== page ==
And on the most important level, I almost feel thankful for these constant reminders of what I am choosing to change.  Each mention I see/hear makes that first thought across my mind:  That sounds lovely, I'd like some of that.  And then the counterpoint:  Wow!  No, I really don't think I want to do that, at least not right now.  It doesn't seem fun right now to give away part of my life, part of my consciousness, to a substance.

And there is the constant dilemma for most of us:  How can something that logically makes no sense, none at all, still seem attractive and alluring?  

Bottom line:  Alcohol is pervasive in our society.  Those of us with no OFF switch are therefore continually reminded of our false friend, alcohol, and must continually re-think:  Yes or No?  Shall I or shan't I?  The bummer of this is constantly having to flex the "No, not today, thank you" muscle.  But the good side is that all this flexing of the muscle makes it stronger and stronger, and it becomes a bit easier each time to say "No" the next.

I went to a dinner with a large group of husband's colleagues last night.  Wine was being poured around the table by the server.  There was mineral water on the table.  I filled my wine glass with mineral water, said "neither, thank you" the first time I was asked "red or white?"- and the server with wine simply skipped me each time after that when she rounded the table.  It was simple, non-dramatic, I'm not even sure if those seated on either side of me noticed, and nobody mentioned it.  Easy as pie.  Which continues to surprise me.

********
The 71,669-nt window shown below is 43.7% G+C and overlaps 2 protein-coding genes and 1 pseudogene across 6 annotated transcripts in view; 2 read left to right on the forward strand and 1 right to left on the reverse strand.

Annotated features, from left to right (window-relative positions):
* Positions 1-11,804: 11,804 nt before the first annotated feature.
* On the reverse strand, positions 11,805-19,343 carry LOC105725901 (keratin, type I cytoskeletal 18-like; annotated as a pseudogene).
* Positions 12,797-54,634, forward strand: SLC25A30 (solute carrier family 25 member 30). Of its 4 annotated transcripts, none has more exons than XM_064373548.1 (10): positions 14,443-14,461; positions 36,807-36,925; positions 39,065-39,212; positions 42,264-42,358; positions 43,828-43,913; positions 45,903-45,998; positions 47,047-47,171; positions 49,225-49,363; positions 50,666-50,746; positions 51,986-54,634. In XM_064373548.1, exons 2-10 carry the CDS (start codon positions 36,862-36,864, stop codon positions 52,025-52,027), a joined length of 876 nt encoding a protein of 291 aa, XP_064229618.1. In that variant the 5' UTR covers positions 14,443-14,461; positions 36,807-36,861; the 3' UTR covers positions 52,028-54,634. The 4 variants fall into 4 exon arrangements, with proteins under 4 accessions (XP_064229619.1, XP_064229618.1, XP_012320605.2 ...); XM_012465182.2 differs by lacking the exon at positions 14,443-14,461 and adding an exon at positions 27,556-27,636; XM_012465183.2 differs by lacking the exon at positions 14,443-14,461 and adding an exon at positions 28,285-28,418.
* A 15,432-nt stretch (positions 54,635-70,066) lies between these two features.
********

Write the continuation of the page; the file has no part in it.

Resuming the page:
No wine here yesterday, none planned for today!

Tuesday, April 1, 2014

Sober Day #154: Flights and Pubs without Wine

I did it!  My first long flight without alcohol.  Eight hours or so, Chicago to Heathrow.  It was an overnight flight.  I did not head to the bar as soon as I cleared security.  Fortunately, the past 5 months have given me numerous opportunities for domestic flights, and I knew that my past need for wine before boarding a flight had more to do with a 'fear of fear' than with actual fear once I was in the air.

Here is a lovely pub in London, near our hotel in Mayfair.  Notice partial head-shot of 16 year old daughter in the lower left!  Eating in there entailed a diet coke with my yummy fish and chips.

I realized how much my vision of vacations or business travel is built around stopping in here and there for a drink.  This is very different:  Awakening each morning refreshed and myself, full of energy.  I've had a lot of practice with evenings and weekends at home without wine, even domestic travel without wine-  but this sort of travel is apparently in a different category in my wine-mind.  

And yet, I am persevering, reminding myself that is how I used to behave, not what I choose now.

On to Oxford tomorrow!